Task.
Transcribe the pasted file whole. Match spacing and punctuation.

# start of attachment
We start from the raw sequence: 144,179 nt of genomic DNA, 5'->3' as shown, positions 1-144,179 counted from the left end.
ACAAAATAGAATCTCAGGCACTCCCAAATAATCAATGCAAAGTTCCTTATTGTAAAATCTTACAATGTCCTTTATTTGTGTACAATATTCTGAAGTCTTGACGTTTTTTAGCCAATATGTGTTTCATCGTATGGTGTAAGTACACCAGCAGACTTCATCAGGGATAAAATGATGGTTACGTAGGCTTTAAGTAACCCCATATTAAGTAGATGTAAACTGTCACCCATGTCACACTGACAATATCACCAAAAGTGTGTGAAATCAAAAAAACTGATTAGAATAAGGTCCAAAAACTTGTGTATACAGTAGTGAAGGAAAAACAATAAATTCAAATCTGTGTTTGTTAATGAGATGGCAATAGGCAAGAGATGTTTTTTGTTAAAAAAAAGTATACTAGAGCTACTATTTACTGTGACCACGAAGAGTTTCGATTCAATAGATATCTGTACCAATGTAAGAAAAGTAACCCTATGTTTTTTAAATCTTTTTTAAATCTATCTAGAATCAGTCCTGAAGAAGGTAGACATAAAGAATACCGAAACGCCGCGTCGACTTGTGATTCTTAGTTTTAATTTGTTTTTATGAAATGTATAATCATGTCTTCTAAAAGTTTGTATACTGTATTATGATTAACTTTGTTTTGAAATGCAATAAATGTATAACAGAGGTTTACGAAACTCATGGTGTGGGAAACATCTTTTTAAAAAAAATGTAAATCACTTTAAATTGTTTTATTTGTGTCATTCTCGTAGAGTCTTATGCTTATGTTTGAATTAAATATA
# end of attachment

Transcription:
We start from the raw sequence: 144,179 nt of genomic DNA, 5'->3' as shown, positions 1-144,179 counted from the left end.
ACAAAATAGAATCTCAGGCACTCCCAAATAATCAATGCAAAGTTCCTTATTGTAAAATCTTACAATGTCCTTTATTTGTGTACAATATTCTGAAGTCTTGACGTTTTTTAGCCAATATGTGTTTCATCGTATGGTGTAAGTACACCAGCAGACTTCATCAGGGATAAAATGATGGTTACGTAGGCTTTAAGTAACCCCATATTAAGTAGATGTAAACTGTCACCCATGTCACACTGACAATATCACCAAAAGTGTGTGAAATCAAAAAAACTGATTAGAATAAGGTCCAAAAACTTGTGTATACAGTAGTGAAGGAAAAACAATAAATTCAAATCTGTGTTTGTTAATGAGATGGCAATAGGCAAGAGATGTTTTTTGTTAAAAAAAAGTATACTAGAGCTACTATTTACTGTGACCACGAAGAGTTTCGATTCAATAGATATCTGTACCAATGTAAGAAAAGTAACCCTATGTTTTTTAAATCTTTTTTAAATCTATCTAGAATCAGTCCTGAAGAAGGTAGACATAAAGAATACCGAAACGCCGCGTCGACTTGTGATTCTTAGTTTTAATTTGTTTTTATGAAATGTATAATCATGTCTTCTAAAAGTTTGTATACTGTATTATGATTAACTTTGTTTTGAAATGCAATAAATGTATAACAGAGGTTTACGAAACTCATGGTGTGGGAAACATCTTTTTAAAAAAAATGTAAATCACTTTAAATTGTTTTATTTGTGTCATTCTCGTAGAGTCTTATGCTTATGTTTGAATTAAATATA